Warfarin versus New Anticoagulants: Balancing Costs and Efficacy
In recent years, new anticoagulants intended in part to reduce the warfarin’s dosing challenges have been introduced in the U.S. The costs of these medications, however, are typically several multiples of warfarin, which is no longer patent protected. Other research has suggested that new anticoagulants may be more cost-effective in Afib populations at high risk of stroke or hemorrhage and which achieve poor anticoagulation control with warfarin.
“Healthcare institutions and patients are increasingly seeking avenues to reduce their medical costs without sacrificing quality or favorable outcomes,” said investigator Elaine Hylek, M.D., of Boston University School of Medicine. “While warfarin may be a highly suitable therapy for many patients, the widespread suboptimal anticoagulation control reflected in our findings suggests some patients may be more appropriately treated with newer oral anticoagulants.”
“For patients with Afib taking warfarin, the implications of our study’s findings are clear: Find a physician with significant anticoagulation therapy experience, and be particularly vigilant during the first few months of therapy, when achieving optimal anticoagulation control with warfarin is the most challenging,” said lead investigator Dr. Jeffrey S. Dlott, M.D., medical director, coagulation, Quest Diagnostics. “Patients may also want to consider discussing the pros and cons of treatment with warfarin versus other anticoagulant drugs with their physician.”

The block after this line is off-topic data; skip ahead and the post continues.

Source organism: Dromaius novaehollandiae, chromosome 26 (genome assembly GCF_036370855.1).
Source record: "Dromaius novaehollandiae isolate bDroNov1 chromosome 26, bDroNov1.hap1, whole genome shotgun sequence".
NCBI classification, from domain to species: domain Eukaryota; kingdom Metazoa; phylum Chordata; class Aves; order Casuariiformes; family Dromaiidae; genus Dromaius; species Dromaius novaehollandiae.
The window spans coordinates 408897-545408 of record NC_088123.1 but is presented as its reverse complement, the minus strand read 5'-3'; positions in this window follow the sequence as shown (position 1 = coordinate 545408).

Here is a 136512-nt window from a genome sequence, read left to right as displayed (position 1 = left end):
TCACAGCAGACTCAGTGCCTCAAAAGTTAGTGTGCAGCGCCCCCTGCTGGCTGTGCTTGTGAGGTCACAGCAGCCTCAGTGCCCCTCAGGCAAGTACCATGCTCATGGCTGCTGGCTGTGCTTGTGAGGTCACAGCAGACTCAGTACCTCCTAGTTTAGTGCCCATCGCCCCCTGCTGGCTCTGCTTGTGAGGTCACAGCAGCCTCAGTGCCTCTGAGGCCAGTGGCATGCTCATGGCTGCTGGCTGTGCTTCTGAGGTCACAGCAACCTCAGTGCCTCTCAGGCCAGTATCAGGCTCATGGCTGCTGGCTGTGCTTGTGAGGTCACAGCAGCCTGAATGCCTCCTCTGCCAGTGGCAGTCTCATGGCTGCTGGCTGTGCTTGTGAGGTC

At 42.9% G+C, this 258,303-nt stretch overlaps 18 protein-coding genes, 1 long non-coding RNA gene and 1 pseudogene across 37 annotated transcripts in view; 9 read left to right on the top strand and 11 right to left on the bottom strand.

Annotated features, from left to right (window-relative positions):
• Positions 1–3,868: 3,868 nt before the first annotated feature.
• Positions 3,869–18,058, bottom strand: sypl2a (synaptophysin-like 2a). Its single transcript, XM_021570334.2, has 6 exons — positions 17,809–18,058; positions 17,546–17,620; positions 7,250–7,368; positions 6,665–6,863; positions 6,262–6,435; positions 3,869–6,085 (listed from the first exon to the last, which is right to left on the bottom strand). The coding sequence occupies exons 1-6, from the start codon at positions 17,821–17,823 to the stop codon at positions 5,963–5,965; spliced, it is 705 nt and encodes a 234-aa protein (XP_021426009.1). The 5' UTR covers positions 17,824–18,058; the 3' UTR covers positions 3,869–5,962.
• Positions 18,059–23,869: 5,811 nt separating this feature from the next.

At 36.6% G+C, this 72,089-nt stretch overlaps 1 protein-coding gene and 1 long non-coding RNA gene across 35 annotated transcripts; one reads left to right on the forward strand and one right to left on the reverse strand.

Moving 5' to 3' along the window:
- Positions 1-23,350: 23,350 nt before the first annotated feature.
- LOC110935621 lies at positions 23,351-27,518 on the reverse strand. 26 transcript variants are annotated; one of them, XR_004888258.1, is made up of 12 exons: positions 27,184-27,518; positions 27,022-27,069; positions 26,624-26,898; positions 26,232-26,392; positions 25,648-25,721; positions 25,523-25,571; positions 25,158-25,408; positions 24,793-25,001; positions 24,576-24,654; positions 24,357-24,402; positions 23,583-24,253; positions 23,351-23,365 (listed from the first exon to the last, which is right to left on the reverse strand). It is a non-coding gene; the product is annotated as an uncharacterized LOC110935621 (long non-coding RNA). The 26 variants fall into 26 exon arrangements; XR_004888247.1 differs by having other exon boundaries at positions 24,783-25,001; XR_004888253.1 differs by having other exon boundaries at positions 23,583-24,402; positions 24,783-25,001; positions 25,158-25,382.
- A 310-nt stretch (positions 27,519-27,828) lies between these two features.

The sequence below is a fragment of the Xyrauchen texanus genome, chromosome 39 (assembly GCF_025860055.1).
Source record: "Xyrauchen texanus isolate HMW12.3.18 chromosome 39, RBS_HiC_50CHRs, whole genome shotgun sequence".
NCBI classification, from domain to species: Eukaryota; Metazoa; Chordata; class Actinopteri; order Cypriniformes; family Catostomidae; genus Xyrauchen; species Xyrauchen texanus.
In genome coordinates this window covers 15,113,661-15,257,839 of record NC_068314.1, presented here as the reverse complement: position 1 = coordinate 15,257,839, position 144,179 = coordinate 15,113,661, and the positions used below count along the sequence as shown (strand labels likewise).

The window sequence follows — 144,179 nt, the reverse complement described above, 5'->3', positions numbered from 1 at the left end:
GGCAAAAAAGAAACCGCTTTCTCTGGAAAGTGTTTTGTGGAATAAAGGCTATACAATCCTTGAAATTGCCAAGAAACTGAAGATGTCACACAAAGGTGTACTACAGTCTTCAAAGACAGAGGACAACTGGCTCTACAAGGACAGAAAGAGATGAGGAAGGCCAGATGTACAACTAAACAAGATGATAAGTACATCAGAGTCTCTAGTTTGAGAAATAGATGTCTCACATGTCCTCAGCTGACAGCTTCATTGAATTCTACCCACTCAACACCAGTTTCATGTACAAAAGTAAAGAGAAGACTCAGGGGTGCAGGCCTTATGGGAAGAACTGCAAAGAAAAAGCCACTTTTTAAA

The Quest Diagnostics Health Trends™ study, "A National Assessment of Warfarin Anticoagulation Therapy for Stroke Prevention in Atrial Fibrillation," was published on February 3, 2014.
The study’s strengths include its size and national scope based on results from the national Quest Diagnostics database and the uniformity of the INR assay across the company’s clinical laboratories. The study represents patients under medical care for atrial fibrillation and not the general American population. The investigators required an Afib diagnosis code, two or more months of serial INR measurements, and two or more INR results of >1.2, to minimize misclassification of warfarin exposure. However, the investigators did not have access to prescription drug data. Data was de-identified prior to analysis and the Western Institutional Review Board exempted the study from review.